You'll immediately want to buy a gaming mouse; even the nicest touchpads are garbage for gaming. The Logitech G series has been the gold standard for years; Razer makes well-reviewed mice, too. Depending on how hot your laptop gets, you may want a cooling pad, as well. And if you've sprung for a pricier laptop, you may want a second monitor for some games.
You can replace it with an affordable solid state drive, however this will mean sacrificing storage space for speed as a similar size SSD will cost as much as the laptop. Overall the Acer Aspire E 15 E5-575-33BM is packed full of great features that you would expect from more expensive laptops and delivers the latest generation Intel HD Graphics 620 integrated graphics at the best price possible.
This model features the Intel Core i7 7th Gen processor. Powered by 8 GB of RAM, this laptop provides a fluid gaming experience. It comes with 64-bit, user-friendly Windows 10 operating system. The 4 GB NVIDIA GeForce GTX 1050Ti graphics card, coupled with 8 GB of RAM ensures that you can enjoy your games to the fullest extent. Store your game files and other media on the 1 TB HDD and 128 GB SSD. With a 39.6-cm (15.6) display and optimized Dolby Audio Premium Sound Enhancement, the Acer Predator Helios 300 G3-572 gaming laptop is sure to make you feel the true impact of any game.
We also liked that the laptop, despite its very thin 0.8 inches, features a lot of connectivity. You get two USB 2.0, two USB 3.0, a LAN jack, HDMI, plus a card reader. It's a great setup, leaving no modern ports left to be desired. Speaking of modern, the ASUS Metal also sports a very good anti-glare display, plus dual fan cooling to keep the laptop running smooth during gaming sessions.
In an effort to produce sleeker, more portable gaming laptops, Nvidia launched an initiative in 2017 named Max-Q, a term borrowed from the aeronautics industry. In that scenario, it describes the maximum amount of aerodynamic stress an aircraft can sustain. Here, it refers to a combination of hardware and software modifications that allow higher-end graphics cards to fit into thinner chassis than traditionally possible. By limiting the power ceiling of cards like the GTX 1080 and GTX 1070, less heat is produced, meaning less room is needed for cooling and heat dissipation.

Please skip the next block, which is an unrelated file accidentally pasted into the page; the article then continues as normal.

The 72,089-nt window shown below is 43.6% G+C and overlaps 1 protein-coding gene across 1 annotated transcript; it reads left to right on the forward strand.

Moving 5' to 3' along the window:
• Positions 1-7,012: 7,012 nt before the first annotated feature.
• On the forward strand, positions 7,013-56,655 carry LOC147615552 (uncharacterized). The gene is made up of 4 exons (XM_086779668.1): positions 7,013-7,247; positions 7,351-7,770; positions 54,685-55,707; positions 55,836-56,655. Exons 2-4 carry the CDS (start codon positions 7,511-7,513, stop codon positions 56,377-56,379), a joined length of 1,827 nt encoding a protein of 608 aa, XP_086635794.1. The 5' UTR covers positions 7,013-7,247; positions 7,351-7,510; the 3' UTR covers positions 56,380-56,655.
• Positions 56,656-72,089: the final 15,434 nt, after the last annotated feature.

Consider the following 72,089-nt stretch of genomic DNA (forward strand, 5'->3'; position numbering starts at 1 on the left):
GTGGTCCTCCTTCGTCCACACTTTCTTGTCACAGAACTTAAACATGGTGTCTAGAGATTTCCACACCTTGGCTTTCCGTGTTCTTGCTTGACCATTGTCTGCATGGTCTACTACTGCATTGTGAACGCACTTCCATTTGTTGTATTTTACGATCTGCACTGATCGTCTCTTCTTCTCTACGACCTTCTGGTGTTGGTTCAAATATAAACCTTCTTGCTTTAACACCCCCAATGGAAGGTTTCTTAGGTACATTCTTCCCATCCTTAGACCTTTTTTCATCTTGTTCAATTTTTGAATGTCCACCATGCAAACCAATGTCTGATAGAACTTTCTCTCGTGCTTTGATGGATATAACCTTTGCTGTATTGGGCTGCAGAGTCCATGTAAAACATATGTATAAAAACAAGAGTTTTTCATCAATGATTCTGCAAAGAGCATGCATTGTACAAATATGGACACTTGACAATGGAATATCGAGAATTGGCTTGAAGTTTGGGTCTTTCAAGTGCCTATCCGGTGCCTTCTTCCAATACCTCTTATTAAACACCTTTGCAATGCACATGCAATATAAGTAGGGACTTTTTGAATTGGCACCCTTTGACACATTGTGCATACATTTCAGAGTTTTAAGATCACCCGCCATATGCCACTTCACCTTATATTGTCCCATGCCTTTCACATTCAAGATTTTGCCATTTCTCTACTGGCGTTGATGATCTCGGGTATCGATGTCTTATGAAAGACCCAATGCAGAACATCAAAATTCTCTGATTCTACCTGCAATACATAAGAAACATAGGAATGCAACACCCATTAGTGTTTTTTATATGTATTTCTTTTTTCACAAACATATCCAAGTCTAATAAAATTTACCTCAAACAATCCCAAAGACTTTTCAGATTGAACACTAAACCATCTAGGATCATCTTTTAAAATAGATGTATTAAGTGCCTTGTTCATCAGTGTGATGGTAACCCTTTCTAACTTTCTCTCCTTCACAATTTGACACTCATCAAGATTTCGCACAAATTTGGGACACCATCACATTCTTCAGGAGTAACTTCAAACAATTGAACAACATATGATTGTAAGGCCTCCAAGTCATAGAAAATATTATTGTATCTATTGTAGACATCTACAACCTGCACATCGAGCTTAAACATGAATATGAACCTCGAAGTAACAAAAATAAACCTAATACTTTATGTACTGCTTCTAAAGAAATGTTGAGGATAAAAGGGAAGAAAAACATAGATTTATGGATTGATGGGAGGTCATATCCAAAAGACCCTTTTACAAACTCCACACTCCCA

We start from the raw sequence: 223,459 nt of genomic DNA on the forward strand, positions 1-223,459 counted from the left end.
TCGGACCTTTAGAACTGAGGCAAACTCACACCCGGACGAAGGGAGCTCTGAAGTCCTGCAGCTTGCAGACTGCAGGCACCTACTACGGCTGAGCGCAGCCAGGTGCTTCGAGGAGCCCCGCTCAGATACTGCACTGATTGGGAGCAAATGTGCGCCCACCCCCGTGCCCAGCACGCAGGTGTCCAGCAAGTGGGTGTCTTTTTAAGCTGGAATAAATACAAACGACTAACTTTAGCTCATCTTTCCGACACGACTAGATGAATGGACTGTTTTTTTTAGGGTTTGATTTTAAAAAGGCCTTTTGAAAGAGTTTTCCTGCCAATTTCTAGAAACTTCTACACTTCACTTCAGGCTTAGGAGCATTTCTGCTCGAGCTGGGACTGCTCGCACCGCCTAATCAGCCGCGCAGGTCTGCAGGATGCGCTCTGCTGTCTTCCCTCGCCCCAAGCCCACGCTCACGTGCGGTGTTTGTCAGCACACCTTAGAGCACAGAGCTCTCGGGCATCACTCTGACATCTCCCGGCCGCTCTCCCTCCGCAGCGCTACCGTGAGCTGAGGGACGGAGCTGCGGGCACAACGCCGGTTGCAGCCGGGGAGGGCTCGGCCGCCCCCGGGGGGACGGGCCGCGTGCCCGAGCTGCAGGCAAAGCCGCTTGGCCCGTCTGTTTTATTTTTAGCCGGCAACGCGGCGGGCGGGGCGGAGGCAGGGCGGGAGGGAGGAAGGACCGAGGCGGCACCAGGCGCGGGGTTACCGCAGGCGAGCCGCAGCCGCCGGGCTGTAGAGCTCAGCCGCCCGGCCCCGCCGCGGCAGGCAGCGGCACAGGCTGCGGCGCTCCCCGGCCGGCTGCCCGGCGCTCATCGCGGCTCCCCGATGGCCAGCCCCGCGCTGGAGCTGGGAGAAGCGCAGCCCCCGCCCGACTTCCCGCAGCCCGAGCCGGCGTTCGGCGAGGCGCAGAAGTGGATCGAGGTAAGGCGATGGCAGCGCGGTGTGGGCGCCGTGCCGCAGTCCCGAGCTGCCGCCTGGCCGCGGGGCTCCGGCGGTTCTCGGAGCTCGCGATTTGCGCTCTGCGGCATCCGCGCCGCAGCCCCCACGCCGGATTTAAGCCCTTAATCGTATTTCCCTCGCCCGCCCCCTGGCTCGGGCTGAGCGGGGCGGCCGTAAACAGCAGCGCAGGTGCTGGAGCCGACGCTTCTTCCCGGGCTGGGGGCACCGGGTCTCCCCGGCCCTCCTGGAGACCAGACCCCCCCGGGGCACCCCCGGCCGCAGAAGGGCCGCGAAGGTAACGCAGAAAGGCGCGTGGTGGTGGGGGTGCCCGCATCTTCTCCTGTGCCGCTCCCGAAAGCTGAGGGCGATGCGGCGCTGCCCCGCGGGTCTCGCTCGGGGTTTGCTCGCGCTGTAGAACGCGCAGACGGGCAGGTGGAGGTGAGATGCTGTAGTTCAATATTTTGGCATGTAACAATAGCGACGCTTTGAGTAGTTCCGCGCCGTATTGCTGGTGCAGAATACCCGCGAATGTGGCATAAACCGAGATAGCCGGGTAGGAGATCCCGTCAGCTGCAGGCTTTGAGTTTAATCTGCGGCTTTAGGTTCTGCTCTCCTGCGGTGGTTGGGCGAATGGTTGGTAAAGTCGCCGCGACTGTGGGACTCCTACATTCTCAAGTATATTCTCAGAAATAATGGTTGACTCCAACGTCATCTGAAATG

Shane Roberts of Lifehacker reviewed the Logitech G560 PC Gaming Speaker, inviting readers to “come for the sound, stay for the light show.” Calling the Logitech G560 “feature-packed,” he shared that the “most notable is the side and rear-firing game-driven four zone RGB lighting that extends the scene from your monitor to the rest of your gaming space,” noting he “had even more fun with the music visualizer option.”
The sound is just as important as the visuals when it comes to gaming. Yes, you probably have a headset that you'll use most of the time. But sometimes you just want to let your laptop's speakers work. The MSI-exclusive, Nahimic audio software is one of our favorites since it offers some of the best surround sound in both headphones and speakers. It also provides several handy presets, Bass Boost and Voice Clarification software. Alienware's Dell Audio software is a close second, while Dolby Home Theater v4, available in Lenovo notebooks, rounds out our top three.
Although dedicated graphics are always the dream, not all of us can afford to splurge. There many options out there with integrated graphics that will play many of the most popular games on the market on top of every golden oldie under the sun. HP is known for their line of budget laptops, which are popular with budget-conscious buyers who are after laptops that offer more than just word processing and Internet browsing.
A few less common items are worth looking for if you're a serious mouse tweaker. The software might control "lift distance," or how far you can raise a mouse off the pad or desk before it stops tracking. A slider or, better, a wizard-style setup function will dictate this in the utility, if present. Another feature is surface calibration, in which the mouse software runs a routine that optimizes the mouse and its sensor for the texture and traits of your mousing surface. On the even more esoteric side: support for angle snapping (a movement-compensation feature that helps you move the mouse in straight lines) and for designating different resolutions for the X and Y axes (say, for faster tracking only sideways, to traverse a vast landscape in an RTS world).